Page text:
Navy disciplines Pilots over inappropriate aerial artwork

U.S. Navy EA-18G Growler

Navy disciplines aviators over lewd images in the sky


Two U.S. Navy aviators were placed on “probationary” status for six months, but were able to keep their wing insignia after appearing before disciplinary board for drawing lewd images in the sky with their aircraft earlier this month, according to a report.

The San Diego Union-Tribune obtained the results of the Field Naval Aviator Evaluation Board hearing for the unidentified aviators: the pilot and his backseat aviator.

The pair used their EA-18G “Growler” aircraft to draw a phallus in the sky over Okanogan County, Wash. on Nov. 15. Local residents captured the image on their smartphones.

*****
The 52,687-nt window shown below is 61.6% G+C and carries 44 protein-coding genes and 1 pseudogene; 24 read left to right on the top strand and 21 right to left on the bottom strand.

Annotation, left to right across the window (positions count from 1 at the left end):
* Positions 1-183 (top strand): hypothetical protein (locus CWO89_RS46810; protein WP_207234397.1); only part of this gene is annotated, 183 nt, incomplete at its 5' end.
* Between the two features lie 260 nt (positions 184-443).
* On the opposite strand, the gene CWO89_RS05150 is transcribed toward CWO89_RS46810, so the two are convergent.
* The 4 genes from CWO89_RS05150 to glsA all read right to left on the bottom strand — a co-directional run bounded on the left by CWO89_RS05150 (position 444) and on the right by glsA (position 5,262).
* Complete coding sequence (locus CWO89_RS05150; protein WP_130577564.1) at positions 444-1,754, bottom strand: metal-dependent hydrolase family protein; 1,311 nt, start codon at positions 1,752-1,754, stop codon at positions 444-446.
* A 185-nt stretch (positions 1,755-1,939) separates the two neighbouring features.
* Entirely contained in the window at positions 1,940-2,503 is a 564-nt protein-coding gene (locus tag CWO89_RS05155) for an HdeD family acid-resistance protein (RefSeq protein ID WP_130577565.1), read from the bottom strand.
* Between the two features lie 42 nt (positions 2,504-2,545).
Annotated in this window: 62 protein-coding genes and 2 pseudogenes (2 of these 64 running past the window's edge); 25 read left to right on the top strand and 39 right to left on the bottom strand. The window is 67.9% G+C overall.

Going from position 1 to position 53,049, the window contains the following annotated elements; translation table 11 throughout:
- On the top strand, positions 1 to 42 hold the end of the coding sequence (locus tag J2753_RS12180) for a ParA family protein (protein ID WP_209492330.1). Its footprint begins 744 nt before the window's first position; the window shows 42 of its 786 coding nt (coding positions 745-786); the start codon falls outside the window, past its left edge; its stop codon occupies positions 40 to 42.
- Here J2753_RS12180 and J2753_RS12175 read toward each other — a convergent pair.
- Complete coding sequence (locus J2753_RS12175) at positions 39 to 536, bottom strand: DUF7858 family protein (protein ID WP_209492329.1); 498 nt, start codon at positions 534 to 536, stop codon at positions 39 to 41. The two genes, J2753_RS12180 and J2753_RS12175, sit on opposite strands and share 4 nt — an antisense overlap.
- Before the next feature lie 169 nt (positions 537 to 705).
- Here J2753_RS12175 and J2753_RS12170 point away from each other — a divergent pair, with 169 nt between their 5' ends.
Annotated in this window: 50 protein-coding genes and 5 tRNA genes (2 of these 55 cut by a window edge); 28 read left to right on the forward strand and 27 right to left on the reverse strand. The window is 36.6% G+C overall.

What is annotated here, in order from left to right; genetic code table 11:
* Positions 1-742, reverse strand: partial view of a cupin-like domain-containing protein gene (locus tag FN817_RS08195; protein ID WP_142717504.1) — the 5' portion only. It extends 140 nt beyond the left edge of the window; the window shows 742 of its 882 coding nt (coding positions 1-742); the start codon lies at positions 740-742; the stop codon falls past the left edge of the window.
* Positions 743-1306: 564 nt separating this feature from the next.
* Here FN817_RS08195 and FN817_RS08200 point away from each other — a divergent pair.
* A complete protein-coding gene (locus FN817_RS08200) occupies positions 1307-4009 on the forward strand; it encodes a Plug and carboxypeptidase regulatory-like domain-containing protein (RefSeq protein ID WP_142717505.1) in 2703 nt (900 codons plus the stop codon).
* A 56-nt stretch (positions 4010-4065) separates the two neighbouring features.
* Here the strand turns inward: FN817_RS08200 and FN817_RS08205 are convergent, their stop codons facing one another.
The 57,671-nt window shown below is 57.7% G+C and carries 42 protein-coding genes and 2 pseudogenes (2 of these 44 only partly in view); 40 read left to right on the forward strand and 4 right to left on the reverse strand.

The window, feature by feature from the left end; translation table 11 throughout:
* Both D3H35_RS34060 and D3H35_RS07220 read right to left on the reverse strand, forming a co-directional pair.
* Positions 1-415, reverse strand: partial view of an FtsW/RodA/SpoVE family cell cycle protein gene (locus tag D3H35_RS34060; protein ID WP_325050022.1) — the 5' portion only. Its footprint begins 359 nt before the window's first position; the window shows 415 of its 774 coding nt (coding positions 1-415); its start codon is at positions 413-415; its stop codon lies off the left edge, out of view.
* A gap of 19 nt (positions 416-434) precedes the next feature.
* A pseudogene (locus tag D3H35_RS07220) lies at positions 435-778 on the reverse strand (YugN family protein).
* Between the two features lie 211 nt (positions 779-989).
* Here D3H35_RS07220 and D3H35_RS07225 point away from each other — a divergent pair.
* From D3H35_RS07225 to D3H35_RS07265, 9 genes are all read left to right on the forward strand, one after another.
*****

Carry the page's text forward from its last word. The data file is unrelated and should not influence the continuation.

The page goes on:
Officials from Naval Air Station Whidbey Island admitted that one of their aircraft had created the sky graffiti.

Navy spokesman Cmdr. Ron Flanders described the aviators as “apologetic” and “contrite.”

“They realized that this was an embarrassment to Naval Aviation and the entire Navy,” Flanders added. “This sort of conduct is contrary to the core values of the Navy.”

Vice Adm. Mike Shoemaker, the Navy’s so-called “air boss,” also the aviators to address other flight crews about the incident, describing the “ramifications and the embarrassment it caused” and “contrasting their actions with the excellence and discipline” expected in the service.

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Mark Wolf
Author: Mark Wolf

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